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Isle of Man-Douglas

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Courtesy Flag

Flag, Red Ensign


54° 09.01N 004° 27.67W


AC 2094 Kirkcudbright to the Mull of Galloway & Isle of Man, AC 1826 Irish Sea Eastern Part, AC 2696 Douglas Harbour, SC 5613.20. Isle of Man West Coast incl. Calf Sound, SC 5613.22 Isle of Man Harbours, Douglas, Imray C62 Irish Sea, Imray Y70 Isle of Man (Harbour Plan of Douglas)

Rules & Regulations

ITPS (Port Signals) numbers 2,3 & 5 shown from mast on Victoria pier (see photo gallery for reminder!) basically stop, go or proceed when VHF permission has been given. See https://covid19.gov.im/travel/travel-to-the-isle-of-man/ for covid restrictions


Conister St Mary’s Rock and Refuge Tower (Lit). Dolphin off the end of Battery Pier. Overfalls off the end of Battery Pier where two tides meet.

Tidal Data Times & Range

HW is Dover +0009 MHWS 6.9m MHWN 5.4m MLWN 2.4m MLWS 0.8m.   (links)

This site is designed for slower, roaming broadband connections, like you would get at sea, so it needs JavaScript enabled to expand the text.

General Description

Marine Operations Centre    VHF 12        tel no  01624 686628       
Inner Harbour Office                                 tel no  01624 687543    
Douglas Bay Yacht Club                           tel no  01624 673965   

Douglas Harbour is situated at the South end of sweeping Douglas Bay. Douglas itself is the capital of the Isle of Man and has been a very popular holiday resort since Victorian times. Approaching from the sea you could be coming into Weymouth, Bridlington or any of a number of similar Victorian seaside towns; broad sandy beach backed by a wide promenade and behind that tall nineteenth century houses which have been converted into apartments, hotels, B&Bs and interspersed with amusement arcades and souvenir shops; it’s all here, risqué postcards, Isle of Man rock, T-shirts and fish and chips!! (For amusements and diversions see our section on Entertainment below) 

As well as being a holiday resort, by reason of its independent status, the Isle of Man is well known as a tax haven for the well heeled, has a very busy financial district in the middle of the town and the island is “home” to quite a few well known people. On top of this, situated in the middle of the Irish Sea with sea connections to England, Ireland and Scotland the island has an amazing mix of dialects during the summer as young men & women from all these areas flock here for work; you’ll be amazed at the number of Irish accents you come across.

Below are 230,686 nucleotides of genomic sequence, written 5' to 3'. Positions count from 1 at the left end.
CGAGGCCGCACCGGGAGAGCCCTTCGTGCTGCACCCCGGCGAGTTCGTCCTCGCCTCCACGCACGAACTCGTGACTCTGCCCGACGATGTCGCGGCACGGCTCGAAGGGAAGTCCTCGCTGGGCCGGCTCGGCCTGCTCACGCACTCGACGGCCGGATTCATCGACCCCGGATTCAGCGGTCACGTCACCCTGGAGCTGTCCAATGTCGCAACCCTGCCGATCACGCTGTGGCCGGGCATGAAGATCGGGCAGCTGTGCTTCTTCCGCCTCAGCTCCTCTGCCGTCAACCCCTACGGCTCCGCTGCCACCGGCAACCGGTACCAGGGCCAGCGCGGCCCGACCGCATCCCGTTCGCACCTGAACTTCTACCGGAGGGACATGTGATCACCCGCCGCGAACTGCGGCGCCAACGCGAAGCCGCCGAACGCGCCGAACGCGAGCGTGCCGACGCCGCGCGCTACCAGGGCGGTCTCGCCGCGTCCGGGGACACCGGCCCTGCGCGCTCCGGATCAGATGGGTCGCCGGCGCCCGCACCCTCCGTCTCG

When you visit here you have definitely left “England” and only fifty years ago if you misbehaved on a run ashore you could expect to be sentenced to a birching (the last birching was carried out in 1975). You will also be aware of the TT races, held on closed roads at the end of May and early June. The course follows the A1 Peel Road out to the A3 which it follows all the way round to Ramsey; it then returns to Douglas via the A18 and A2.  These roads are closed for most of the time so travel in those areas is much restricted although you can still get to Ramsey via Laxey on the A2.  The south of the island is undisturbed by the races themselves but basically the whole island is taken over by the circus and spectators involved in this world famous event, accommodation is full, campsites are full, pubs and restaurants are full and so will be the marinas and harbours.  Unless you are following the races it would not be a good time to come here for a quiet cruise.

The harbour itself is the main entry port to the Isle of Man and is the terminus for HS ferries, slower freight vessels and car/lorry transporters and you in your 28 foot pride and joy will have to dodge through the lot to get to your mooring.  The harbour consists of an outer basin protected by Battery Pier; the ferries dock between Victoria Pier and King Edward VIII Pier and yachts proceed between King Edward VIII pier and Fort Anne Jetty through a drying basin, over a flap gate into the yacht basin.

There is an IOM harbour information website which lists all the IOM harbours and a whole raft of downloadable docs (most of which do not apply to cruising skippers) at:-
Isle of Man Government - Harbours Information

Isle of Man Government - Douglas


The tidal streams close in around the IOM do not follow those depicted in the UKHO tidal Atlas; there are often counter currents. For close-in information you can access the IOM's own tidal streams info at